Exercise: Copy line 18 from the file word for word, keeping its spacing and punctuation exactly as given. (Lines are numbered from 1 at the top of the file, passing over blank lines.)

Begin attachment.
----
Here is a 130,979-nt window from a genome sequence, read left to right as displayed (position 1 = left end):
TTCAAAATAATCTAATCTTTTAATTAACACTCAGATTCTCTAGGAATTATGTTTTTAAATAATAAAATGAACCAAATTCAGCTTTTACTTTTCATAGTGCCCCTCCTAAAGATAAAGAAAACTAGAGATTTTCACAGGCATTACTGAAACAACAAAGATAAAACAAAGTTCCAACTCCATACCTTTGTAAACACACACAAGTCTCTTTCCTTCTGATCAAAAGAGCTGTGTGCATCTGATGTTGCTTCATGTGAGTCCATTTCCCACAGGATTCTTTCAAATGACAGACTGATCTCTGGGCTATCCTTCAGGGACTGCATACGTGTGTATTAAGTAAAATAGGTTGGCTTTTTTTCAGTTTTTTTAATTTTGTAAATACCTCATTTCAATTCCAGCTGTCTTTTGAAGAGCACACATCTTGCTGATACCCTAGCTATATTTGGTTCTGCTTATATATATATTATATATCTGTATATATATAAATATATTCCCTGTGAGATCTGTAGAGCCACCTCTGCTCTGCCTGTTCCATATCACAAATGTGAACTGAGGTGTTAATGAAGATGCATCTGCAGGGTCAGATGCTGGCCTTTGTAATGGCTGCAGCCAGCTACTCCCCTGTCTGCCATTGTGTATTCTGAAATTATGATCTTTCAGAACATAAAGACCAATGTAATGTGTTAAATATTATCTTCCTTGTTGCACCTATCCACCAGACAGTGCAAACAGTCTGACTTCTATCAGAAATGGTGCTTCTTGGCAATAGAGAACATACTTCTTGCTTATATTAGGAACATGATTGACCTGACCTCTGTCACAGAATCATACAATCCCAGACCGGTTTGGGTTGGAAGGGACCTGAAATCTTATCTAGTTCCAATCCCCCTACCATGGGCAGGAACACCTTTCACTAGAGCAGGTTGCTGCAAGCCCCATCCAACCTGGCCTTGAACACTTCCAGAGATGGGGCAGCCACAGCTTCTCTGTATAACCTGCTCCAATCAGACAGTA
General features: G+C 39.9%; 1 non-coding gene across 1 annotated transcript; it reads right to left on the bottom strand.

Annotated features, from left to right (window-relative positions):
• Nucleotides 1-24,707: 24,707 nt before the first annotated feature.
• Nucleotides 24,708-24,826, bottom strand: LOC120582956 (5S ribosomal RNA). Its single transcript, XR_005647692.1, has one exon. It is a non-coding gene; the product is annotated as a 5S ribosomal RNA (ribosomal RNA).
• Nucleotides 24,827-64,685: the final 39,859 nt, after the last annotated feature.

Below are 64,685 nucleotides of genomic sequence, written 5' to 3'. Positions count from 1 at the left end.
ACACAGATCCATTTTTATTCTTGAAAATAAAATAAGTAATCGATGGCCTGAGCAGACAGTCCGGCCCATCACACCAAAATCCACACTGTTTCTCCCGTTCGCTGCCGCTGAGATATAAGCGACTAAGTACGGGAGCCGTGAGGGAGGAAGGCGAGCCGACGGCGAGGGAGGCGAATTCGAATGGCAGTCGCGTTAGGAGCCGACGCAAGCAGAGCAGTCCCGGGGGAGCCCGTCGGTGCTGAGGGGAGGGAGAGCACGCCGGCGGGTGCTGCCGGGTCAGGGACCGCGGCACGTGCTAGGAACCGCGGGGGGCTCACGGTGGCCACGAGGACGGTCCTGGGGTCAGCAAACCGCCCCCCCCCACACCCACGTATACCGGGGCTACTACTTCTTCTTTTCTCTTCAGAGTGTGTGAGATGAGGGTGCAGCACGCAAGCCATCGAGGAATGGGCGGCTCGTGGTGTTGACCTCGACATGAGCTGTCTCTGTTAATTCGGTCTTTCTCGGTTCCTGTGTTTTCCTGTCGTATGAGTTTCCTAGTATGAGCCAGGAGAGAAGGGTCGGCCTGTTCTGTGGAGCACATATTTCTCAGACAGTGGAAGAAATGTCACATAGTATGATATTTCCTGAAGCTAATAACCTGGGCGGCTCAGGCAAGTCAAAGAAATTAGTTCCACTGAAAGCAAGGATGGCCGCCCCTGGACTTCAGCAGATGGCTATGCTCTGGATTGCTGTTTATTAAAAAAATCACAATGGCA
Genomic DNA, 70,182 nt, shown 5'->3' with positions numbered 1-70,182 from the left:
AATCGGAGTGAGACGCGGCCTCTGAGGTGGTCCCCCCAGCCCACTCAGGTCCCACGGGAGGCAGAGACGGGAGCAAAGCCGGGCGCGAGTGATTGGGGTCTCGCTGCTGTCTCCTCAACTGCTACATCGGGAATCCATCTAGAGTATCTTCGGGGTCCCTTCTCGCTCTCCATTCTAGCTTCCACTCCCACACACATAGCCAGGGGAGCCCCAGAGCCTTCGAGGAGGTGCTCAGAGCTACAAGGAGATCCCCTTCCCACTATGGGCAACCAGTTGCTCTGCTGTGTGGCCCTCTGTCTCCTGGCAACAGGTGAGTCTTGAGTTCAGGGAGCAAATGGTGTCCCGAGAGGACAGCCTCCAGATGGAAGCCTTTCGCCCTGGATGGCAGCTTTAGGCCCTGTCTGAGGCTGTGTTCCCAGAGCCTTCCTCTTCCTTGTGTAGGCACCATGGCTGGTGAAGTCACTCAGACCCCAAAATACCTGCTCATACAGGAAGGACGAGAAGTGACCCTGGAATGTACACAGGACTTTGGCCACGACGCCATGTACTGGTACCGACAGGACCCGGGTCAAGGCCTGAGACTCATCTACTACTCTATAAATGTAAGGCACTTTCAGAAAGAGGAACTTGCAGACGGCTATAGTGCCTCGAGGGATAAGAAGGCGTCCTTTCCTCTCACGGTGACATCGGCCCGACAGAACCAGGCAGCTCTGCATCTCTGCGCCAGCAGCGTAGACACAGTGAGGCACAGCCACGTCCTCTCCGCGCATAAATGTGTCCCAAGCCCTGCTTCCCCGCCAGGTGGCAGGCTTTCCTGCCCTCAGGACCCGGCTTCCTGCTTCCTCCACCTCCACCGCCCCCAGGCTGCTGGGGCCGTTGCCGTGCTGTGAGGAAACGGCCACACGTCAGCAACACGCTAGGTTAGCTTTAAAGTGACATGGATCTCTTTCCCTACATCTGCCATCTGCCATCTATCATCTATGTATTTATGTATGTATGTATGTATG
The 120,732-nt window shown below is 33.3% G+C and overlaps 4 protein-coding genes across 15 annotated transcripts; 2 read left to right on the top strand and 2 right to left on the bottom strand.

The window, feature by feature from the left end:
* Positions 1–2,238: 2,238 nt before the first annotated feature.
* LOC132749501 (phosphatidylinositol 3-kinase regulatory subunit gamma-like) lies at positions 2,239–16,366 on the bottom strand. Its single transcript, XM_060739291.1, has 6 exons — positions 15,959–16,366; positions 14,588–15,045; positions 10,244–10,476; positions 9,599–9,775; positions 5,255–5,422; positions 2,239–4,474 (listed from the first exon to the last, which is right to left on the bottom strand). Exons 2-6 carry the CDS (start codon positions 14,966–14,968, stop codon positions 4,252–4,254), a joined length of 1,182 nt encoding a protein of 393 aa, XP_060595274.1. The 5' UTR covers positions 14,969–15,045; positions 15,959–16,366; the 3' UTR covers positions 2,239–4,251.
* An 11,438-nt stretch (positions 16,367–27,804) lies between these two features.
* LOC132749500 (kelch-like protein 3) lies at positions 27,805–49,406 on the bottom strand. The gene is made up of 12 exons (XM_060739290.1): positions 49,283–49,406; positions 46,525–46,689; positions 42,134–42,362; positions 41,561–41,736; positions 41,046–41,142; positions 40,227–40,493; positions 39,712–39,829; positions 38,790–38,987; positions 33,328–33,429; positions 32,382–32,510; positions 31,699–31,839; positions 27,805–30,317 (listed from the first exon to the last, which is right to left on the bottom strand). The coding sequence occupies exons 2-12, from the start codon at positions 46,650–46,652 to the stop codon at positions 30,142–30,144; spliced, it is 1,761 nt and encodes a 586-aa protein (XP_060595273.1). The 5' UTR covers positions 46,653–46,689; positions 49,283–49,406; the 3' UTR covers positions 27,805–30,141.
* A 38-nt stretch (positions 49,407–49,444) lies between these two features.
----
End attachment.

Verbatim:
* A 38-nt stretch (positions 49,407–49,444) lies between these two features.